A visit to Taj Mahal will now set you back a bit more than usual
LOCATED on the south bank of the Yamuna river in the Indian city of Agra, the Taj Mahal is an ivory-white marble mausoleum was commissioned in 1632 by the Mughal emperor Shah Jahan to house the tomb of his favorite wife, Mumtaz Mahal.
For most travelers, it is an image that is synonymous with India, as it is the nation’s biggest tourist attraction.
Millions make the trip to Agra to admire the striking 17th-century monument, which is considered one of the finest specimen of the Mughal architecture.
Daily visitor numbers to the 43-acre Taj Mahal average 10,000-15,000 but can be much higher on weekends, going up to around 70,000.
However, the crowds have increased wear and tear on the tomb, which has been undergoing renovation in recent years to prevent the iconic white marble from turning yellow due to air pollution.
In fact, India’s Supreme Court had once threatened to shut down the Taj Mahal and potentially demolish it if its state is not improved.
Several measures have since been taken in the past to save the Taj Mahal, including restricting visitors to only 40,000 local tourists per day.
In April, officials from the Archaeological Survey India (ASI), which runs the Taj Mahal, agreed to a three-hour maximum time allowance to better manage crowd control.
Tickets are manually time-stamped and checked by staff, and anyone who exceeds their time slot could risk paying a hefty fine, on top of the US$15 price tag already set for foreign visitors.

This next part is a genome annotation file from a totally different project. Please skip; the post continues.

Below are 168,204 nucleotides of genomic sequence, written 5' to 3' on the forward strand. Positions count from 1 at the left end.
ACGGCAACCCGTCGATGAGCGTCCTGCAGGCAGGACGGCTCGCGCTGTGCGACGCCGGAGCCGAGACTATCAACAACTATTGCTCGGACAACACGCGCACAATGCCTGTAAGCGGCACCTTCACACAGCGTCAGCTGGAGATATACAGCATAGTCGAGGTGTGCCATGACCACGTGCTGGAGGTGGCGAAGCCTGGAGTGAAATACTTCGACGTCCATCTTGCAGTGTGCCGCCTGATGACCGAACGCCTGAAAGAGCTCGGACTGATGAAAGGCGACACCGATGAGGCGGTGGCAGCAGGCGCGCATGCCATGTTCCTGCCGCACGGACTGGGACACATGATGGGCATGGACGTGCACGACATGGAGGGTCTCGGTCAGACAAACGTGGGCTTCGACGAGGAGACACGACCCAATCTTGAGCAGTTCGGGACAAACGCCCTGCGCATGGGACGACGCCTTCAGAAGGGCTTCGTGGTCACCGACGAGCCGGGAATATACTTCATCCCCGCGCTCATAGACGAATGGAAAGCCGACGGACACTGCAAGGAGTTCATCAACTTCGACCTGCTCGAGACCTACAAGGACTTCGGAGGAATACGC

But the fight to protect the Taj Mahal continues.
Those wanting to visit the Unesco World Heritage Site will have to buy an additional ticket of INR200 (US$2.81) starting today, in an effort to reduce the human load on the main structure.
ASI chief archaeologist Vasant Swarnakar said domestic visitors will have to pay INR250 (US$3.51) and foreign visitors INR1,300 (US$18.24) to see the main mausoleum at the 17th-century monument.
Visitors from South Asian Association for Regional Cooperation (SAARC) countries, such as Afghanistan, Bangladesh, Bhutan, India, Maldives, Nepal, Pakistan, and Sri Lanka, will have to pay INR740 (US$10.38) instead of INR540 (US$7.58).
The INR50 (US$0.70) ticketholders will not be allowed to enter the main mausoleum but will be able to move around the Taj and see the rear side, the Yamuna riverfront at the back.
This is not the first time the ASI has raised the entry fee.
In August, the ASI began charging tourists more in a bid to cap Taj Mahal’s visitor numbers.